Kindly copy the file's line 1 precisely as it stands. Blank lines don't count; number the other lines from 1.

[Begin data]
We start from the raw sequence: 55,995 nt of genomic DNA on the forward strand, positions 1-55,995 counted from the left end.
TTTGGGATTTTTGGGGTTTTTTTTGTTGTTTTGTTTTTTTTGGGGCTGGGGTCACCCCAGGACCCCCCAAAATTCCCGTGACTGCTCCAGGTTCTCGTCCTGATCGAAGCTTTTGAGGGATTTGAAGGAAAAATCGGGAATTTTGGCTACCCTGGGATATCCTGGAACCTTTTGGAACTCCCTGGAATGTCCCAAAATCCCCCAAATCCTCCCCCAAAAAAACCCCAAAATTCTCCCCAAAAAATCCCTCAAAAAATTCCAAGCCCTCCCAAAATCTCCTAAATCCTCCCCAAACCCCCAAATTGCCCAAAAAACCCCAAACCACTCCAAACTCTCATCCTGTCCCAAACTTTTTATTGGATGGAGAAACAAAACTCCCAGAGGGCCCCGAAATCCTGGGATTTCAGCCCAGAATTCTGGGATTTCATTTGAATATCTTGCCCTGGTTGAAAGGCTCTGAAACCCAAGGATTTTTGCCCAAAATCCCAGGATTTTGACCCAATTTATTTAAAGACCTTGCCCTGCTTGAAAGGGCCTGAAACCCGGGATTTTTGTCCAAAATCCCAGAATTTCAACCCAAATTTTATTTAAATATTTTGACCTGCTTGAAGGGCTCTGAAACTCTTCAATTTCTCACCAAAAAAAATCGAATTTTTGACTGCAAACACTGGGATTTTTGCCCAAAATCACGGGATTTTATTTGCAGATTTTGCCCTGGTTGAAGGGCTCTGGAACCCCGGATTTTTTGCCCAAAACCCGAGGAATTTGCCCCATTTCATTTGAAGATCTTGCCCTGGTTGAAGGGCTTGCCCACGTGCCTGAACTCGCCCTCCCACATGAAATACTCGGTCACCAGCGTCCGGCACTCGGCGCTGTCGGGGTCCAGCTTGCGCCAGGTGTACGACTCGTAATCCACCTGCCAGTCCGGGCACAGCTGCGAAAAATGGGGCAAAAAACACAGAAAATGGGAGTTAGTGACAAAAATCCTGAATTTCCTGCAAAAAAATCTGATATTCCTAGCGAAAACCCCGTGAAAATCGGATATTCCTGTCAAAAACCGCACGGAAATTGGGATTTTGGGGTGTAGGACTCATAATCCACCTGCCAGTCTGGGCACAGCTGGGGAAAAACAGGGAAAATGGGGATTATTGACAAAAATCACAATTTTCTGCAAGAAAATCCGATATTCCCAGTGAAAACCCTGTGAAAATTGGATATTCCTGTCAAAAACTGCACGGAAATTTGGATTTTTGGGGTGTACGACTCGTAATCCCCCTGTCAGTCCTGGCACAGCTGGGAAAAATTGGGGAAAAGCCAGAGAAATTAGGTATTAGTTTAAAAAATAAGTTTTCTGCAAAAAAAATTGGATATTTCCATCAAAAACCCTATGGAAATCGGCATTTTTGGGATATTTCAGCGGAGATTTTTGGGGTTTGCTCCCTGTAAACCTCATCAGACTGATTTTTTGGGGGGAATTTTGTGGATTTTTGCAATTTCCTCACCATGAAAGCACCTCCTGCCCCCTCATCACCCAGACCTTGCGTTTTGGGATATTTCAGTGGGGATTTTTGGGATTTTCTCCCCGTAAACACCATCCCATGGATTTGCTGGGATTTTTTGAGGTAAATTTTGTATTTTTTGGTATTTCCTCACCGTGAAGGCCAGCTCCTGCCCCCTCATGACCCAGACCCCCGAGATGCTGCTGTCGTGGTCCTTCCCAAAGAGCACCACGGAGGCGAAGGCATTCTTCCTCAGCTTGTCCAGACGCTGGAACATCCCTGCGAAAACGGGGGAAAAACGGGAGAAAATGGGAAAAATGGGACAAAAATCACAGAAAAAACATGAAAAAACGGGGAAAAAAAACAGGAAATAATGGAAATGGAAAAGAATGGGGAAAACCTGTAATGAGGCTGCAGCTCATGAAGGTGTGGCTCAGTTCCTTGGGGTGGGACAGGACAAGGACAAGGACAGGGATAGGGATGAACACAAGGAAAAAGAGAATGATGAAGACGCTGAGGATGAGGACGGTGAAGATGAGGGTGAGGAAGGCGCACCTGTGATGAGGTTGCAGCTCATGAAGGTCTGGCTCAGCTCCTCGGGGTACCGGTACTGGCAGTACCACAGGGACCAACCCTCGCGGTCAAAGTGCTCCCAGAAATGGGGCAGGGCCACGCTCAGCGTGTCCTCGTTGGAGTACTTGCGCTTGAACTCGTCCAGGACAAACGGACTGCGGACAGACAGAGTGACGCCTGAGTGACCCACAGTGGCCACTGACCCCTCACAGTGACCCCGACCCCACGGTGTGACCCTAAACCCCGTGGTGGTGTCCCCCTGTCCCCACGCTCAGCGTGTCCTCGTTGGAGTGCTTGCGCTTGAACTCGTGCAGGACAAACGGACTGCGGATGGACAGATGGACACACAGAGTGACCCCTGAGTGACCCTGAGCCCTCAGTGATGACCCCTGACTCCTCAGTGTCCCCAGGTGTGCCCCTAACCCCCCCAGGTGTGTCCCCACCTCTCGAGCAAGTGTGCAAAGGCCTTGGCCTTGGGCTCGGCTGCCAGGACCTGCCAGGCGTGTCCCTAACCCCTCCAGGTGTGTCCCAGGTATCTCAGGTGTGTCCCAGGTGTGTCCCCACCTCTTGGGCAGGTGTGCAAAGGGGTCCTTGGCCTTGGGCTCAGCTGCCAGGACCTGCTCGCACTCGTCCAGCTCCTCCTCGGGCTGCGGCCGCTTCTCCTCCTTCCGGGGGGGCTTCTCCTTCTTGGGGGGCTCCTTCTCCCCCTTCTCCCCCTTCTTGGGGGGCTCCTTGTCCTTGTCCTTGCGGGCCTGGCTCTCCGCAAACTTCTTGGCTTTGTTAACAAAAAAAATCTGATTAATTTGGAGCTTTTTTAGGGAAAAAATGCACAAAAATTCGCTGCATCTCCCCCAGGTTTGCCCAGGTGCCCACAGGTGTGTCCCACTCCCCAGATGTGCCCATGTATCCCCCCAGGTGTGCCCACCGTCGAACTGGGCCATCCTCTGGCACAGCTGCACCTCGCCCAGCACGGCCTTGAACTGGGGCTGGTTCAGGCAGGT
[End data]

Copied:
We start from the raw sequence: 55,995 nt of genomic DNA on the forward strand, positions 1-55,995 counted from the left end.